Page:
Radio Shack used to be the ‘go to place’ for the DIY geeks. And for the past few years, their brand became irrelevant. Hell, you couldn’t find a Cat 5 cable to save your life, but Walmart had them.
Who wants to go to Walmart? Not this chick.
Today may show a different story.
Reading an article from CNBC, BB&T Capital Markets analyst Anthony Chukumba said
“RadioShack, it’s right around your corner, it’s kind of your neighborhood consumer electronics store.”
And with the re-establishment of American made products and service being toted today, that’s the unique selling position (USP) they can drive home with their message.
Further in the article, the author Courtney Reagan states,
RadioShack’s stock is a shell of what it once was. The shares hit a peak in 1999, with a record close of $78.50. Today the stock’s trading at about $3.19 per share.
Ohhhh, that’s harsh.
When CEO Joe Magnacca talks about reinvention, he’s talking about bringing back relevance they started 93 years ago. So he is staging an intervention—leading a transformation of the consumer electronics retailer.
“We’re in a great space relative to technology. It’s a brand that really in the past has kind of lost its way.”
Kind of? What were these guys doing for the past 20 years?
Shop Brand Trends, Shop Brand Habits
Trends and shopping all become cyclical. So do buying habits. So it’s in your company’s best interest to subscribe to industry publications, walk tradeshows, and shop in nearby towns who offer similar products. This will help you stay apprised of the good and plenty habits of your customers.
Re-imagine and Re-invent
So, for brand reinvention strategy, Magnacca is going to run the gamut from changing the company’s colors and updating its logo to re-imagining its stores and changing its product branding and assortment.
This is key: changing up product assortment, among other things.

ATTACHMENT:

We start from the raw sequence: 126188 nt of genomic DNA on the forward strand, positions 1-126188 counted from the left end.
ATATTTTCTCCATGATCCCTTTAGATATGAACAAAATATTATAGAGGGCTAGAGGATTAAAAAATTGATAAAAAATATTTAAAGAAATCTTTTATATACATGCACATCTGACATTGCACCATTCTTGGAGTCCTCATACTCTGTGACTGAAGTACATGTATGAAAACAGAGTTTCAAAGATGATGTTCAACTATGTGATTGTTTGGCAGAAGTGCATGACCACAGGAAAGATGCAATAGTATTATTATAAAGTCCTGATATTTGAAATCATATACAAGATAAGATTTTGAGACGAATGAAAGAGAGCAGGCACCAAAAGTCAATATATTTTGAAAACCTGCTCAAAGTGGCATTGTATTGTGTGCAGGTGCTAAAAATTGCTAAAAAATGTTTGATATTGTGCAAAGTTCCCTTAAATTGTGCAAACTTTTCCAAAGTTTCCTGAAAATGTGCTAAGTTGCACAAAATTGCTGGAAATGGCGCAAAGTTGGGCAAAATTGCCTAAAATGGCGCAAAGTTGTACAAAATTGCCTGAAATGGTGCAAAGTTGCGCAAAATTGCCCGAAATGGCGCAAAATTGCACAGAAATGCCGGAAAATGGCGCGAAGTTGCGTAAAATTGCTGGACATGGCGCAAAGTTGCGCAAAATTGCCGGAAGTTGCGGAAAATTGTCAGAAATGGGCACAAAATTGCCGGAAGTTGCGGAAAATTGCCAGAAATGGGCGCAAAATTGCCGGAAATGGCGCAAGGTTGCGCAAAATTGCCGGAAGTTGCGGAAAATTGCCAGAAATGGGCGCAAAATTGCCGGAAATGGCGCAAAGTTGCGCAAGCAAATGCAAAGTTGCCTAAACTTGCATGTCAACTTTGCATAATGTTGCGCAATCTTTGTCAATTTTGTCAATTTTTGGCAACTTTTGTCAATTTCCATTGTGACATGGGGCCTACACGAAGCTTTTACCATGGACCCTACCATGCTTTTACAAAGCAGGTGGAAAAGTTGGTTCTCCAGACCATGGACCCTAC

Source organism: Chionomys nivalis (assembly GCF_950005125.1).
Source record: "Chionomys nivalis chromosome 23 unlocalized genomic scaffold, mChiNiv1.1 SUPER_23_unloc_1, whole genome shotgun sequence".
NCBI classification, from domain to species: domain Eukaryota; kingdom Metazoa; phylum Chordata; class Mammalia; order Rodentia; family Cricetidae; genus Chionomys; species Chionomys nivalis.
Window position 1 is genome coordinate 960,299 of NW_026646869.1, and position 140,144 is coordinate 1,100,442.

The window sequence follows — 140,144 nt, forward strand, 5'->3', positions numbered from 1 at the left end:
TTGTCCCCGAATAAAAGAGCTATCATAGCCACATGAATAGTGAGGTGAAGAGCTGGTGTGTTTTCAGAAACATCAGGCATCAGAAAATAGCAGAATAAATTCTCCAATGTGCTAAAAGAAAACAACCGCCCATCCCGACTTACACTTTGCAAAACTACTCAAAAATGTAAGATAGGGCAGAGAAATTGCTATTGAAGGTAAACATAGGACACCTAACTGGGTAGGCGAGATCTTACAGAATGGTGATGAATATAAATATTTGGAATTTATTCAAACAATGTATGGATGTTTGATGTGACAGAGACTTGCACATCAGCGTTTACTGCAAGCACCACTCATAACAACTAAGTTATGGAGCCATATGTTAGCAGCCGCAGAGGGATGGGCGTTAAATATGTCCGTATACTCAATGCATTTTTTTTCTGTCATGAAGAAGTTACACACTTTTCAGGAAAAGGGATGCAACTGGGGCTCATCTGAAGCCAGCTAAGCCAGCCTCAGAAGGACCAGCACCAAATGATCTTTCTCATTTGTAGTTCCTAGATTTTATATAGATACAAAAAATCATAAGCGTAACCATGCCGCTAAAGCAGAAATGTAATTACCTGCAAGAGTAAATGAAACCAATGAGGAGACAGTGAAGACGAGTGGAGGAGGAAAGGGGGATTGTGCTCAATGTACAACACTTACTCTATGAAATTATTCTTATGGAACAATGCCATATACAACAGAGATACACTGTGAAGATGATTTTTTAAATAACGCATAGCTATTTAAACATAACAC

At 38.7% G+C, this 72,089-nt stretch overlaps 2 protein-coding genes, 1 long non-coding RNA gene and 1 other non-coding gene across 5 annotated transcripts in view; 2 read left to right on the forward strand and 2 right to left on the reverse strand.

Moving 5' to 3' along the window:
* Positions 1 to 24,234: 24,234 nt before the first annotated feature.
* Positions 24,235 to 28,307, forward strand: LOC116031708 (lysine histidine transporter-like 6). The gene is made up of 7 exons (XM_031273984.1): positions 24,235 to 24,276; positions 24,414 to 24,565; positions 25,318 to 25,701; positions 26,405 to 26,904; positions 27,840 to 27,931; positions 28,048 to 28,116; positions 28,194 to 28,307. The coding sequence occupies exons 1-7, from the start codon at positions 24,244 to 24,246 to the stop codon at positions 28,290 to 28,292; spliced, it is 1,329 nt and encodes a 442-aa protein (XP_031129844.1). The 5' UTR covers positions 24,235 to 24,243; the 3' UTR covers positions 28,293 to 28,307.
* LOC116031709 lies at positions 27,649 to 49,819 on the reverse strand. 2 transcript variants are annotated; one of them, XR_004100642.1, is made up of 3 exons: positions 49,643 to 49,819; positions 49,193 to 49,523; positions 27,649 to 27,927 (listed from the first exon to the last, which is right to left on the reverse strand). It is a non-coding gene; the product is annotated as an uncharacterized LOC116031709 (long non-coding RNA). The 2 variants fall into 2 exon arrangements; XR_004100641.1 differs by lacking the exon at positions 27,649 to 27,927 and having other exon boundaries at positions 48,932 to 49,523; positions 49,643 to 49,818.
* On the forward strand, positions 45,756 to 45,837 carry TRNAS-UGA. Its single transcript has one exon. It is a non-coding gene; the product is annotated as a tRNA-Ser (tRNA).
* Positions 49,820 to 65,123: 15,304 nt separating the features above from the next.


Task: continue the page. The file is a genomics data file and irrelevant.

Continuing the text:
Your shop cannot continue to sell products your customers don’t want to buy. You have to stay relevant if you want to stay in business. So talk to your customers about what they’re looking for. Chances are, many other customers are looking for the same thing.
Tacking my Strategy
I believe if they really want to make a run against Best Buy and Amazon, they’re going to have to drive online sales. From what my tiny brick and mortar experienced last holiday season, I lost sales to Amazon because my customers were beleaguered by nasty weather.
I know because I asked.
You can bet I’m tacking my strategy.
If you’re doing everything you’re supposed to be doing to promote sales during the holiday season and you still can’t get off the ground, ask your customer if she’s done buying for the season and where she shopped.
Then ask why.
Why is crucial to understanding what motivated your customer to shop where/when she shopped.
Radio Shack is also going to have to enrich the online experience.
Wouldn’t it be great to have a help line for projects? If dad is having trouble helping junior paint his planets with spray paint, he could jump on the online chat with the Radio Shack geeks. He could learn which paint is the optimal choice (hint: it isn’t spray paint) and run to the store to buy it before it closes.
If you are going to consider including chat for your online shop, take a page from Rio Grande. Those guys at Rio are patient and I would recommend using their chat system whenever possible.
As a small business, we don’t have the funding or infrastructure to handle the kind of customer service that Rio Grand provides, but we can tell our customers how to reach us.
For instance, I will profile my Forever 40 customer (anyone over 40ish like to be called) and then ask them how they like to be contacted -if only to cement my prediction. As a recovering maker, I was very email-centric because I couldn’t afford to answer a call in the middle of staining. Oy! What a mess that would be! I told them that I preferred to email them and send them photos and such. Plus, I can send them an email at 11:30 at night and it won’t disturb them. They were pretty receptive and understanding.
Published Brand Analysis and Strategy
Drop the Deadweight
In Slide 20 of the SlideShare Analysis above, there is one bullet point that jumped out:
- Close Under-Performing Doors
Don’t be afraid to drop the dead weight in your product or service lineup. If you’re not sure when you’re supposed to do that, please contact me for help or complete the How Do I Drop the Dead Weight form below.
Like the hardware stores and soda shops of yesteryear, I love talking to the same shopkeep each day. Life is tough already to navigate the waters of new technology, so I’d like to talk about it with someone who is in business to take care of me.
So, who are you taking care of?
Until next time, keep building!
How Do I Drop the Dead Weight?
Originally published at www.indiecreatives.com on Feb 3, 2014